Sometimes that can be useful, because when your predictive system isn't sophisticated enough to see the value in something, you can trick yourself into doing it anyway. Other times, though, those tricks are used against you in the form of easy distractions or systems designed to motivate you for someone else's benefit. This can be as simple as random rewards in video games or as complex as notification systems and endless-scrolling novelty-optimised information feeds.
All of which is to say it's perfectly possible, even easy, to do things for no reward, or for an expectation of a reward that doesn't exist. And it's equally possible to do something that doesn't make you happy, and even to do it quite well. But the fact that happiness is optional doesn't mean you should ignore it. In fact, the opposite. You can't take it for granted; just because you're motivated to do something doesn't mean you're enjoying it, and just because you're doing things doesn't mean you're happy.
Being able to function without happiness means that if you want it then you have to make a particular effort to build it into what you do. Your systems have to be designed to motivate you, but also to give you genuine rewards for that motivation. You need to ask not just "will I enjoy this when it's done?", but "am I enjoying it now?" You can work without happiness, but it's not exactly a pleasant way to be, and if you spend too long without designing happiness into things, there's a risk you'll forget how.
I think that libraries, as in the big buildings with books in them, are becoming slowly irrelevant. Paper books may not disappear overnight, but their days as a primary medium of information are definitely finished, and it's most likely that book-like forms will be almost entierly electronic in the not-too-distant future. More generally, the idea of a library as the gateway to information doesn't really make sense anymore. The internet has largely taken over that role, and does it very well. However, I don't think that means the library should die.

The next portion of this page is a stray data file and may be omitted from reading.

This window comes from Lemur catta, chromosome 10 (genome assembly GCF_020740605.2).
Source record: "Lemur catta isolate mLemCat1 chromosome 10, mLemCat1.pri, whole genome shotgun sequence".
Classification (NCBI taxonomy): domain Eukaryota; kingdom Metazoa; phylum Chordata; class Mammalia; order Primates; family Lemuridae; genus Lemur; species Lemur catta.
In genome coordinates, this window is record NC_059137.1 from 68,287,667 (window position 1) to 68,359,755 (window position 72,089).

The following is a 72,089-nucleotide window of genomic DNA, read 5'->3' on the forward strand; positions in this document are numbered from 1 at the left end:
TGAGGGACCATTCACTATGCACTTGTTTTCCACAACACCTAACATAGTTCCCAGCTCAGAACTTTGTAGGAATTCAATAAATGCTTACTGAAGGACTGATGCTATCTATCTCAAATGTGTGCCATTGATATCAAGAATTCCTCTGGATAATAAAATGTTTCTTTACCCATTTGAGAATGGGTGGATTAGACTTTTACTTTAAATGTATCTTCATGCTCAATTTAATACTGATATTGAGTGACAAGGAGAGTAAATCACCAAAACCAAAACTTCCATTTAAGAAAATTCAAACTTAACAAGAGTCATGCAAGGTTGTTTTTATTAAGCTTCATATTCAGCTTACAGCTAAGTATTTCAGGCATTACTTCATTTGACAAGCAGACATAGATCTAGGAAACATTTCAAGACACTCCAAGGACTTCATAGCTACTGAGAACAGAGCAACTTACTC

Instead, I'd like to see libraries reborn. Instead of the gateway to information, they could become the gateway to intellectual life. There's currently a lack of casual intellectual spaces, with more serious applications of intellect confined to either professional or academic spaces. That's fine if you want to use your brain to make money or to write papers, but what about if you just want a good place to think, to bounce ideas off others, or to meet people with similar interests?
The first part of this would be to revamp libraries to feature many more work spaces. A lot of university libraries do this, but I haven't seen it as much in public libraries. So desks, chairs, whiteboards etc. Not just areas for quiet study, but for discussion and actual work. In fact, a good goal would be to act as a kind of public equivalent to the private co-working spaces that have become quite popular in recent years. However, to offset the value of getting free work space, you have to commit to give a certain number of hours (say, 1 in 10) to helping others. So you can use the library as a free office, as long as you also let the library use you as a free resource.
The second would be to add a number of social and intellectual events after hours. Talks in the evenings, social gatherings afterwards, that sort of thing. Ideally something would be available every night, but that might not really be feasible at smaller libraries. Regardless, it should be possible to provide a kind of alternative nightlife based on knowledge and discussion rather than dancing or entertainment. Most likely the easiest way to achieve this would be to adopt some existing events like book clubs, poetry events or other meetups and relocate them to the library. Over time, though, as the library forms its own community it might be easier to have more home-grown events.
The point is to rebuild the library as the centre of intellectual life. There's no real need for another place to go to find out about things anymore, but there is a need for a place where you can go to find out what other people think, to have discussions, trade ideas, and find answers to questions you wouldn't have thought to ask.